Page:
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archives



  • Why Has Australia’s History Been Left To Rot?

    Historians are criticizing the Australian government's decision not to supply the funding the National Archives needs to digitize and preserve fragile and deteriorating documents, calling the "digital cliff" a potential national embarrassment. 



  • How Amalia Levi Does History

    Amalia Levi's work as a freelance archivist with cultural organizations in several countries shows that much greater resources are needed to make a wealth of historical documentation accessible, and many talented workers could put those resources to work. 



  • Working with Histories that Haunt Us

    by Marius Kothor

    The author responds to a recent essay on the traumatic aspects of archival research. As a political exile from Togo, her identity and experience converged with subject matter she couldn't study at a remove. 



  • Please Stop Calling Things Archives: An Archivist's Plea

    by B.M. Watson

    "As many historians currently use the word “archives,” they seem to imply that an archive is the natural state in which primary sources arrange themselves after being discarded or left by their creators."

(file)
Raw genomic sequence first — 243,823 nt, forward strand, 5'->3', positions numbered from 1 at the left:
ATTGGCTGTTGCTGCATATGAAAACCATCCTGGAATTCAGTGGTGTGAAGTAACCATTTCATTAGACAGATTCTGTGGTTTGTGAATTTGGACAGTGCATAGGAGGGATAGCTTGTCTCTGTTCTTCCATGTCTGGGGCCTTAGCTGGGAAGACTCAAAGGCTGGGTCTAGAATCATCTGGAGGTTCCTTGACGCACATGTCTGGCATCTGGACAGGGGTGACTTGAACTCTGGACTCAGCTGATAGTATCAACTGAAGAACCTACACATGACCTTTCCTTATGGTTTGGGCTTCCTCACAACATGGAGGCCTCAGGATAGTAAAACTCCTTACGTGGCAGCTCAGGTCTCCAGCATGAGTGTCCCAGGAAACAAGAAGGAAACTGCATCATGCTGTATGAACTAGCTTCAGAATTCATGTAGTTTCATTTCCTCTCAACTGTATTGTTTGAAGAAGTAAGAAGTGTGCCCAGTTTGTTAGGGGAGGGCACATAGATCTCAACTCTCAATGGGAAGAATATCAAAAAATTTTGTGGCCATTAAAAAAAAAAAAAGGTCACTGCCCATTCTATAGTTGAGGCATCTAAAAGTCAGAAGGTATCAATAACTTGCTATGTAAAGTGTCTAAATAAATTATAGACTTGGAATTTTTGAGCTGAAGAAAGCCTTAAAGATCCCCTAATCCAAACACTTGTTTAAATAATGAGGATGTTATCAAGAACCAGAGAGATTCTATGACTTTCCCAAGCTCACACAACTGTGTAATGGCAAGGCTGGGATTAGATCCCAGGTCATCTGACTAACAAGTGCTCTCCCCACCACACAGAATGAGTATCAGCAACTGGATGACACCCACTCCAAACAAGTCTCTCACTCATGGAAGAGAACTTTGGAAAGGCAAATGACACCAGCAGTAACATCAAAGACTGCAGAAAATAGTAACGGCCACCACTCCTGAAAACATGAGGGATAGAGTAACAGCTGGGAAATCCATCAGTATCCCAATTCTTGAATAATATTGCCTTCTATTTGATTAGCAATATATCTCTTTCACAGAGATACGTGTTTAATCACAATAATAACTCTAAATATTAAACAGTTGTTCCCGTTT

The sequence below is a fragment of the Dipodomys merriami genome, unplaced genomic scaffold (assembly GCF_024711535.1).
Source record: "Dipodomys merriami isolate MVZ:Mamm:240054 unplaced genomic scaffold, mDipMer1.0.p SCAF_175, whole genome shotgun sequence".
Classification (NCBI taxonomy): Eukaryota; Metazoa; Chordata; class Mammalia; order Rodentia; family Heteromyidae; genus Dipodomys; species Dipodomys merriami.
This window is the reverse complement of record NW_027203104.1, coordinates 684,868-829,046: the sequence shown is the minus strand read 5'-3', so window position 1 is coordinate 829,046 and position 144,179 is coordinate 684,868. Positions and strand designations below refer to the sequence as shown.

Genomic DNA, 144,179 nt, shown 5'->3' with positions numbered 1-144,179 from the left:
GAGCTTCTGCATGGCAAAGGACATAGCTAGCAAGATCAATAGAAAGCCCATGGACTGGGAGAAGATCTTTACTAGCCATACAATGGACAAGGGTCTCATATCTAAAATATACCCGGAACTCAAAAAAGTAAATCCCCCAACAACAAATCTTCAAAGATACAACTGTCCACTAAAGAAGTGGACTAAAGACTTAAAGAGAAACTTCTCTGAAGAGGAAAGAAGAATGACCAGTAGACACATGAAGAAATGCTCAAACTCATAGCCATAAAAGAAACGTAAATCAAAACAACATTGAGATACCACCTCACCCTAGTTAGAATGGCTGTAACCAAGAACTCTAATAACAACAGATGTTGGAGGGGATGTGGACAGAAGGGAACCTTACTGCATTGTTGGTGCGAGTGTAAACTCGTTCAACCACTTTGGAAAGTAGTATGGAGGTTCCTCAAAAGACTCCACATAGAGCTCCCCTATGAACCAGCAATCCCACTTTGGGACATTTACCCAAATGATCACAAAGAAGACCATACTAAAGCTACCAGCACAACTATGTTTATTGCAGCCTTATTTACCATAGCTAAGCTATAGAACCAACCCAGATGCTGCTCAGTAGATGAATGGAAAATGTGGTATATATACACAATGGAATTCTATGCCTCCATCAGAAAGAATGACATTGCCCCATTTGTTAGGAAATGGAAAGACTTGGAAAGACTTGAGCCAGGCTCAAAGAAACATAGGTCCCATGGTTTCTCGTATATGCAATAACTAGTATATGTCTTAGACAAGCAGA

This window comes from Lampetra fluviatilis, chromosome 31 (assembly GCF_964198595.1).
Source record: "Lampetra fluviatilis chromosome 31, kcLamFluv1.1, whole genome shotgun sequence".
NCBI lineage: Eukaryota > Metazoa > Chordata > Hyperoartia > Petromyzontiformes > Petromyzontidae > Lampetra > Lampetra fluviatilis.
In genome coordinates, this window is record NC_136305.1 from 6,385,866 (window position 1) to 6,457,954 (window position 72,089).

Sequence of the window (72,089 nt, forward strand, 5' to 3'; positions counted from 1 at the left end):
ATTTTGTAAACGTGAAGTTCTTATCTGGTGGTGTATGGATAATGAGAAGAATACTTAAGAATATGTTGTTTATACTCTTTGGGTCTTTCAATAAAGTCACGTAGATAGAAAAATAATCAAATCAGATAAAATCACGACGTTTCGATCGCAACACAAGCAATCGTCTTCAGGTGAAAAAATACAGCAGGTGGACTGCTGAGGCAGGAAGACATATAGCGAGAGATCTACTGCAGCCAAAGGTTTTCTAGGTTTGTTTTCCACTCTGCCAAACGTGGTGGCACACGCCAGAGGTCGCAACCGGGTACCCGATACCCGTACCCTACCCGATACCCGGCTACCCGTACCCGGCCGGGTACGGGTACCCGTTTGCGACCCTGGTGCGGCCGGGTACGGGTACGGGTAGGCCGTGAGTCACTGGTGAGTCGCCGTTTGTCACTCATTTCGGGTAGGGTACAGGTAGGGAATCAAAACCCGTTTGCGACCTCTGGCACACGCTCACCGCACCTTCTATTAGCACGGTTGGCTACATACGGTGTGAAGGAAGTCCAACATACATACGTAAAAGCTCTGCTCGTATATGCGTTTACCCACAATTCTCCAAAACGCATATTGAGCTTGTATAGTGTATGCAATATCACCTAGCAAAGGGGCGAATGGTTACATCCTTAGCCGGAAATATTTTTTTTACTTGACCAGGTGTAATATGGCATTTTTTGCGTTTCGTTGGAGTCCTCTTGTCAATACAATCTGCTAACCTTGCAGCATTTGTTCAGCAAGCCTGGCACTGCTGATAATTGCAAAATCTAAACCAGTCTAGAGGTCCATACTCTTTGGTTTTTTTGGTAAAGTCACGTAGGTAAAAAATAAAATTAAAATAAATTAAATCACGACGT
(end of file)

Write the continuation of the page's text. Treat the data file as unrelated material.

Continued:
• Democracy, History and the Presidential Records Act

    by James Grossman and Richard Immerman

    It's time to update the Presidential Records Act to clarify the kinds of materials that must be preserved and create real penalties for destroying them. 



  • Working With Death: The Experience of Feeling in the Archive

    by Ruth Lawlor

    A researcher of sexual assault against women by American troops in World War II confronted the problem that the archive captures only a traumatic event and leaves the human being affected in the shadows. 



  • How Spencer McBride Does History

    History Phd Spencer McBride describes his work on the Joseph Smith Papers project, which poses unexpected challenges to learn about the world of the LDS founder. 



  • Reckoning With Slavery: What A Revolt’s Archives Tell Us About Who Owns The Past

    by Marjoleine Kars

    Researching the history of the 1763-1764 Berbice slave rebellion demonstrated that key records for understanding slavery in the Americas are held in archives in Europe and written in the language of colonial powers, making the history of enslaved people difficult to access for their present-day descendants.